Academic Commons

Presentations (Communicative Events)

Recurrent refractory Kawasaki disease

Costa Reis, P.; Nativ, S.; Starr, Amy Joan; Imundo, Lisa F.; Eichenfield, Andrew Howard

Background: Kawasaki disease is a common childhood vasculitis. Unrelenting fever after treatment with intravenous immunoglobulin (IVIG) occurs in 10-15% of patients and is associated with a greater risk of developing coronary aneurysms. Aim: Describe a very unique case of recurrent and refractory Kawasaki disease. Case report: A 3 year old boy presented with 3 days of fever, rash, pharyngeal and gingival erythema, and swollen extremities. Laboratory investigations revealed leukocytosis, C–reactive protein 25.8 mg/dl, and erythrocyte sedimentation rate 100 mm/hr. Echocardiography disclosed diffuse dilatation of all proximal coronary arteries. The child received IVIG (2g/kg) and aspirin (100 mg/kg/d) with no response. IVIG was repeated, followed by methylprednisolone 30 mg/kg for 3 days, but the child remained febrile. Infliximab (5 mg/kg) was thereupon employed with prompt defervescence. Low-dose aspirin was continued, as well as clopidogrel. Echocardiographic findings remained stable. Six months after the initial episode, the child again presented with fever, irritability, sore throat and nuchal rigidity. Physical examination revealed cracked, swollen lips, oropharyngeal erythema, posterior cervical lymphadenopathy, and rash. Desquamation of the distal extremities was observed some days later. Aneurysms were detected, involving the left and right main coronary arteries, as well as the left anterior descending coronary. Magnetic resonance angiography of the chest and abdomen revealed no other involved vessels. The child again received IVIG, pulse methylprednisolone, and infliximab, but remained febrile and developed significant arthritis, requiring daily prednisolone. He is now asymptomatic. Conclusions: Currently, recurrent and refractory Kawasaki disease still represents a therapeutic challenge.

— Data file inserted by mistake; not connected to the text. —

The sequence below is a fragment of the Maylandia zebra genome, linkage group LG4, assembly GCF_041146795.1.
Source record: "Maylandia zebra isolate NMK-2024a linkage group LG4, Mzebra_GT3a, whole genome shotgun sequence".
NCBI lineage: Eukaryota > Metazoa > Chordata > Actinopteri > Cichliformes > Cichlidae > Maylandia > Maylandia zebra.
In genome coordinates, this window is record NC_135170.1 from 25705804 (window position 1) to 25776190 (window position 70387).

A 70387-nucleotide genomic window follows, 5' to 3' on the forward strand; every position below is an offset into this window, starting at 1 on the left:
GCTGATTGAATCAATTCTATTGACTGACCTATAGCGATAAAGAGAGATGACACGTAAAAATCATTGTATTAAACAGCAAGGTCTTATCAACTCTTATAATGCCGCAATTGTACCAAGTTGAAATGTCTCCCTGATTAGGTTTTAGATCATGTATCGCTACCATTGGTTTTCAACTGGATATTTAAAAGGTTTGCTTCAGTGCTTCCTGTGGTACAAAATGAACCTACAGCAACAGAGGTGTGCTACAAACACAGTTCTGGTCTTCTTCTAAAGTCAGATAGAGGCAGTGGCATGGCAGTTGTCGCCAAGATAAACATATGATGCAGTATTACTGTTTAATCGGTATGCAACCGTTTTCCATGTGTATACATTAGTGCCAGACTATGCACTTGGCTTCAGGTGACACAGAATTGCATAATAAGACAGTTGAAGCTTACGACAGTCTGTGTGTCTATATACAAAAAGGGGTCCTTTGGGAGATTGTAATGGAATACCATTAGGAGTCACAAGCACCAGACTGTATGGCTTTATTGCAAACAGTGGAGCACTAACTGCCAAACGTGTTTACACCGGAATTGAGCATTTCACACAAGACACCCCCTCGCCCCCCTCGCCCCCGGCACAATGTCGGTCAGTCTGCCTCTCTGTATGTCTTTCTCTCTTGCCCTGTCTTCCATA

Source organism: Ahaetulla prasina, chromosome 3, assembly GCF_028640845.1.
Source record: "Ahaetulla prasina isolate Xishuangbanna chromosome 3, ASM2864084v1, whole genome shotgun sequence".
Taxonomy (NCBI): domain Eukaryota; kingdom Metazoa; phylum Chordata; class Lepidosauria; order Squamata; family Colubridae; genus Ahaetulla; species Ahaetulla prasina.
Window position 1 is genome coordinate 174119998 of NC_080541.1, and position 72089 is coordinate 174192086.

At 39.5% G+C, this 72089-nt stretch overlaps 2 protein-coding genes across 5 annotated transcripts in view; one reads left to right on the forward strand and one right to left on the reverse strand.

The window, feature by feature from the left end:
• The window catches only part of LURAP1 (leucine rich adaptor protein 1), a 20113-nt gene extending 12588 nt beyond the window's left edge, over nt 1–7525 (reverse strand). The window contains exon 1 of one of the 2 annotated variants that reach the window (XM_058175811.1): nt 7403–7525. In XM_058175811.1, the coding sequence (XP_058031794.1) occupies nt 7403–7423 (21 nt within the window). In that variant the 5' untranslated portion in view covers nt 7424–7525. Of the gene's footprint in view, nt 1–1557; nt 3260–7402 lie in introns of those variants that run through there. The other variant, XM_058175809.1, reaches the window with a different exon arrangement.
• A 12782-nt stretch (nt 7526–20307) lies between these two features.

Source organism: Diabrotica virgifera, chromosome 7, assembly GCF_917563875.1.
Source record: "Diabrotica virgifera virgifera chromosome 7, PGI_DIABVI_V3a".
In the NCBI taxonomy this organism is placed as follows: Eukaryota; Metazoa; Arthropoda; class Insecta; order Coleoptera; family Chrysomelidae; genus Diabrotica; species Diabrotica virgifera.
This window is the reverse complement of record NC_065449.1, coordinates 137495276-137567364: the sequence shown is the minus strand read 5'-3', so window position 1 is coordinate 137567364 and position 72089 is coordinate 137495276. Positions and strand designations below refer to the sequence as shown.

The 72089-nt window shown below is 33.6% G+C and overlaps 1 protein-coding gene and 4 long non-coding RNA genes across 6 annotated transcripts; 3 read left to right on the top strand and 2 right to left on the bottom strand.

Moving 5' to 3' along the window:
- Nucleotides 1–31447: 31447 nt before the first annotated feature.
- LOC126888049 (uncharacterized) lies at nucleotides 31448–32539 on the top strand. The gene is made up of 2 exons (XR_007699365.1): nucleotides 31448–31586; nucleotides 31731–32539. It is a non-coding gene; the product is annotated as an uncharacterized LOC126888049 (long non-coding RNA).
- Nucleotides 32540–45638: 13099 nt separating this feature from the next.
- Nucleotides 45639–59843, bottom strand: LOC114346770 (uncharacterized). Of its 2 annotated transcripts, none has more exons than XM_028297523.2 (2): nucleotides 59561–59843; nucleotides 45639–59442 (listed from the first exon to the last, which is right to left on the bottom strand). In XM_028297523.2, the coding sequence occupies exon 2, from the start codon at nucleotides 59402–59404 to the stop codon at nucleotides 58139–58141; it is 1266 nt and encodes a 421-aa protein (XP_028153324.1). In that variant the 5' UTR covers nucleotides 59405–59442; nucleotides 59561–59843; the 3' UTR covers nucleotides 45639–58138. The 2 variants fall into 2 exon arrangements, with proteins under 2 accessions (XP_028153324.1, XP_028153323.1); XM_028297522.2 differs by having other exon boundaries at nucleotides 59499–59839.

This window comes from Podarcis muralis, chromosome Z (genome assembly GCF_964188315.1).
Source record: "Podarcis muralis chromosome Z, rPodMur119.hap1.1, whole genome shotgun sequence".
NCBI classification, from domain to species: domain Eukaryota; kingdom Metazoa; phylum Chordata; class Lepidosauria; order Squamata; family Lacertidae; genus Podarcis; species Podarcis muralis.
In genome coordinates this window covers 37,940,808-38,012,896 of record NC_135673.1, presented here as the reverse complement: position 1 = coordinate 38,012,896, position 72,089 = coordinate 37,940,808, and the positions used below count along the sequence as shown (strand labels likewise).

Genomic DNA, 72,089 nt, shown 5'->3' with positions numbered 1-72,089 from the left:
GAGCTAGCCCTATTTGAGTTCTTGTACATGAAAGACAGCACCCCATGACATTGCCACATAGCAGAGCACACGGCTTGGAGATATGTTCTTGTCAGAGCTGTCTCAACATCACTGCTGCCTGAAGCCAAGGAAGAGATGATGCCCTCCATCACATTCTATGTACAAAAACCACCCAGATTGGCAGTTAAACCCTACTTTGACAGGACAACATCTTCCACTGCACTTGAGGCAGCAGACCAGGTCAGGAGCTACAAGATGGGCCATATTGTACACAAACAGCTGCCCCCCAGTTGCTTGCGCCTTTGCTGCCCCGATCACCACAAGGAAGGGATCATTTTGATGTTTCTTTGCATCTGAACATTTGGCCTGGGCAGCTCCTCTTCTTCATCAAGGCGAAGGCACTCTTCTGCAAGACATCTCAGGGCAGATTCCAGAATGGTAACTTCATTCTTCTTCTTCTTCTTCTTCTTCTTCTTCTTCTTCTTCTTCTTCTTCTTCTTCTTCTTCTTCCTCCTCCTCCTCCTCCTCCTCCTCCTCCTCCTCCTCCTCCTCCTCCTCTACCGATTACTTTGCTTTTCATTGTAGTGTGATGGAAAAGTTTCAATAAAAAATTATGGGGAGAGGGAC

Files

  • thumnail for 1546-0096-9-S1-P98.xml 1546-0096-9-S1-P98.xml binary/octet-stream 4.34 KB Download File
  • thumnail for 1546-0096-9-S1-P98.pdf 1546-0096-9-S1-P98.pdf binary/octet-stream 187 KB Download File

Also Published In

Title
Pediatric Rheumatology
DOI
https://doi.org/10.1186/1546-0096-9-S1-P98

More About This Work

Academic Units
Pediatrics
Medicine
Publisher
BioMed Central
Published Here
September 9, 2014
Academic Commons provides global access to research and scholarship produced at Columbia University, Barnard College, Teachers College, Union Theological Seminary and Jewish Theological Seminary. Academic Commons is managed by the Columbia University Libraries.